NASA's InSight Lander Will Look Inside Mars Like Never Before. Here's Why.

On Monday (Nov. 26), Mars fans around the globe will watch eagerly to see NASA land a new mission called InSight on the Red Planet — but for the scientists who built the mission, the real excitement will just be getting started.

That's because the $850 million InSight mission has an ambitious slate of scientific tasks to accomplish during its time at work on the surface, which is planned to last about two years. While plenty of orbiters, landers and rovers have sought to understand Mars' surface and atmosphere, InSight — or more formally Interior Exploration using Seismic Investigations, Geodesy and Heat Transport — will be the first to turn its gaze inward.

With just three main instruments aboard the lander, the team has carefully designed the mission to tackle a big mystery: What's hiding beneath the Martian surface — geologically, that is. That makes InSight stand out from the string of missions that have gradually looked at the possibility of life on Mars throughout the planet's history, most recently the Curiosity rover and the upcoming Mars 2020 rover. [NASA's InSight Mars Lander: Full Coverage]

An artist's depiction of NASA's InSight lander at work on the surface of Mars. (Image credit: NASA)

InSight has three main projects that will structure its time on Mars.

First, it carries a seismometer decked out with a suite of environmental sensors. You may be familiar with seismometers from their work here on Earth detecting tremors in the ground, and InSight's will perform a similar task, sensing hypothesized shakes in the ground that scientists call marsquakes, as well as tremors triggered by meteorite impacts.

But terrestrial seismometers build up a dense network of instruments, helping scientists pinpoint what's causing the shakes those instruments feel. InSight's seismometer will be the only quake sense on all of Mars, so scientists had to rig the instrument to make sure they could still get the data they need. They'll also be hoping to see as many shakes as possible to maximize the data they can use and its precision.

Another challenge for the seismometer was eliminating all the other factors that could look like shakes to the super-sensitive instrument. That means the seismometer is decked out with a suite of sensors measuring factors like wind and pressure, which could be misinterpreted as marsquakes.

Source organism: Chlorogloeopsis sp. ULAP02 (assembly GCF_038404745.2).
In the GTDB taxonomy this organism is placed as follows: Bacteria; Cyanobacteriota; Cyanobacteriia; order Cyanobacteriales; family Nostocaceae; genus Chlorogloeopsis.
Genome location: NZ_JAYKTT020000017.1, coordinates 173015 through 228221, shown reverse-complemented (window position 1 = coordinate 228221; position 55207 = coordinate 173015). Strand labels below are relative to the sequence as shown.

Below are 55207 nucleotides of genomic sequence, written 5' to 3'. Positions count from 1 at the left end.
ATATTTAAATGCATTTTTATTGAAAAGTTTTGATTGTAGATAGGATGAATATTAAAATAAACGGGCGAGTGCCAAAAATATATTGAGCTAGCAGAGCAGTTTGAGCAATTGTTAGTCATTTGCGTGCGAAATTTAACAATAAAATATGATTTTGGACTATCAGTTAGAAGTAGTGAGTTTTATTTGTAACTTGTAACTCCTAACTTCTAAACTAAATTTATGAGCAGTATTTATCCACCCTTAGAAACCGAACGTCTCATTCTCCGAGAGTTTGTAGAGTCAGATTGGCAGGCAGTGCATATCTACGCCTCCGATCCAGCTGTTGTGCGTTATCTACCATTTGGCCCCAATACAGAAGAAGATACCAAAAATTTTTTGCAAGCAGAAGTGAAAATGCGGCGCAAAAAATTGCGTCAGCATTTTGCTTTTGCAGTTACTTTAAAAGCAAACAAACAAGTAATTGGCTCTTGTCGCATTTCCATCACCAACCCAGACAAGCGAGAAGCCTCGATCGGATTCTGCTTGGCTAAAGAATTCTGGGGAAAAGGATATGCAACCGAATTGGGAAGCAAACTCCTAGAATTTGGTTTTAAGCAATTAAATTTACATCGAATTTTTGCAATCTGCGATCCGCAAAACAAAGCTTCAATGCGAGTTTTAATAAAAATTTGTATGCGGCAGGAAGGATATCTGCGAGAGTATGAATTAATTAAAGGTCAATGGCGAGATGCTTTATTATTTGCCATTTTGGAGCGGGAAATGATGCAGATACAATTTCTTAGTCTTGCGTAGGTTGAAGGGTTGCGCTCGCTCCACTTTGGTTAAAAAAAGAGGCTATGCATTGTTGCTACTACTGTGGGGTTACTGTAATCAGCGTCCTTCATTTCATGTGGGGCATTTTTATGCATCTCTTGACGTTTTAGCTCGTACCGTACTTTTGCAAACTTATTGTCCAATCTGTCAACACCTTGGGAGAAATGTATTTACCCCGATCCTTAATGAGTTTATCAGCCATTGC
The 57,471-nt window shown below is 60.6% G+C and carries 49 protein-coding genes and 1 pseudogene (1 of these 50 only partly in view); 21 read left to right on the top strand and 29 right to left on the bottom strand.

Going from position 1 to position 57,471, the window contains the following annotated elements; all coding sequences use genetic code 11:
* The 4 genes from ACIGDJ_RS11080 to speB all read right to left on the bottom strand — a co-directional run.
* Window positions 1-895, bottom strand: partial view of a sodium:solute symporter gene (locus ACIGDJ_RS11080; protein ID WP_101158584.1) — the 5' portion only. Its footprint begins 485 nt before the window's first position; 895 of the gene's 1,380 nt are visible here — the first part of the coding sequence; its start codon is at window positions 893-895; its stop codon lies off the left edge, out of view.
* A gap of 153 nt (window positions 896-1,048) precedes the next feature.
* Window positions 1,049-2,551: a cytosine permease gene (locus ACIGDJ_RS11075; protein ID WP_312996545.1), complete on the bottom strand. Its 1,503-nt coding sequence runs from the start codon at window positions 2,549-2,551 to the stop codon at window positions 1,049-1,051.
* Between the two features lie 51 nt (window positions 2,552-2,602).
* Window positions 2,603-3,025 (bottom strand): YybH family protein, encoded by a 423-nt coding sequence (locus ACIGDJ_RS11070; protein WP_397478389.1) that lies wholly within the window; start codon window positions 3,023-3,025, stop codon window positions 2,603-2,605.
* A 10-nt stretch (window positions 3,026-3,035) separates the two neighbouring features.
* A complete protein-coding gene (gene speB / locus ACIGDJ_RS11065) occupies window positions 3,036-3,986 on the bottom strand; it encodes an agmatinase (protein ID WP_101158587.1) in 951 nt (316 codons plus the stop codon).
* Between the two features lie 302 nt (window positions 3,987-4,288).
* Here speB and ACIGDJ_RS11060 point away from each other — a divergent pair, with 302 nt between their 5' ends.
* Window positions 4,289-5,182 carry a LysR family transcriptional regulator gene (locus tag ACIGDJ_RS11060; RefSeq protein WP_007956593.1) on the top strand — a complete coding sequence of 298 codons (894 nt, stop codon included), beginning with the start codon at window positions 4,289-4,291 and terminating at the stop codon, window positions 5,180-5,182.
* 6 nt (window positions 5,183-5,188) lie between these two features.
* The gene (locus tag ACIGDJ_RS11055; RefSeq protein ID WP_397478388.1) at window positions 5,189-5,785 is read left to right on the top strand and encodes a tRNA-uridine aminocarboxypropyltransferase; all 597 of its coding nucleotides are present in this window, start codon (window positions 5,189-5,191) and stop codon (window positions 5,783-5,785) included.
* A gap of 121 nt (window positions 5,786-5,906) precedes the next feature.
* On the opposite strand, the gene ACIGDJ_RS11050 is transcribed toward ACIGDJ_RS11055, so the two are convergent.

Once the seismometer has time to gather data on shakes, the team hopes to be able to map layers within Mars, since waves travel differently through rock under different conditions. The analysis could also potentially identify liquid water or plumes feeding volcanoes, although scientists aren't yet confident of that.

That underground-mapping project is paralleled by the work being done by a second instrument, a pair of incredibly precise radio transmitters. By bouncing signals to and from Earth and watching how they travel, scientists can identify where InSight is in space down to just a couple inches (a few centimeters).

Using that ultra-detailed location, the scientists can then watch the lander move over time and gradually map the tiny wobbles in how Mars rotates. Those wobbles reflect the planet's interior structure, specifically where its core falls on the spectrum between solid and liquid — the latter sloshes more.

InSight's final task is to deploy a heat probe that can hammer itself 16 feet (5 meters) below the Martian surface — much deeper than the mere inches that other spacecraft have drilled on planetary bodies.

The probe will measure how heat is rising through the planet, which should help scientists figure out where the heat is coming from. It can also produce its own brief flashes of heat and study how that heat flows through the surrounding rock, learning more about the rock that makes up the Martian crust.

All told, InSight's three projects will help scientists figure out how our neighbor was born and whether Mars was formed from the same mixture of materials as Earth and our moon. That could have implications for our broader understanding of how our solar system formed — and even for what we know about solar system formation more generally.

So get excited for the drama of landing — but remember, it's just the beginning for InSight.

Email Meghan Bartels at or follow her @meghanbartels. Follow us @Spacedotcom and Facebook. Original article on

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Meghan Bartels
Senior Writer

Meghan is a senior writer at and has more than five years' experience as a science journalist based in New York City. She joined in July 2018, with previous writing published in outlets including Newsweek and Audubon. Meghan earned an MA in science journalism from New York University and a BA in classics from Georgetown University, and in her free time she enjoys reading and visiting museums. Follow her on Twitter at @meghanbartels.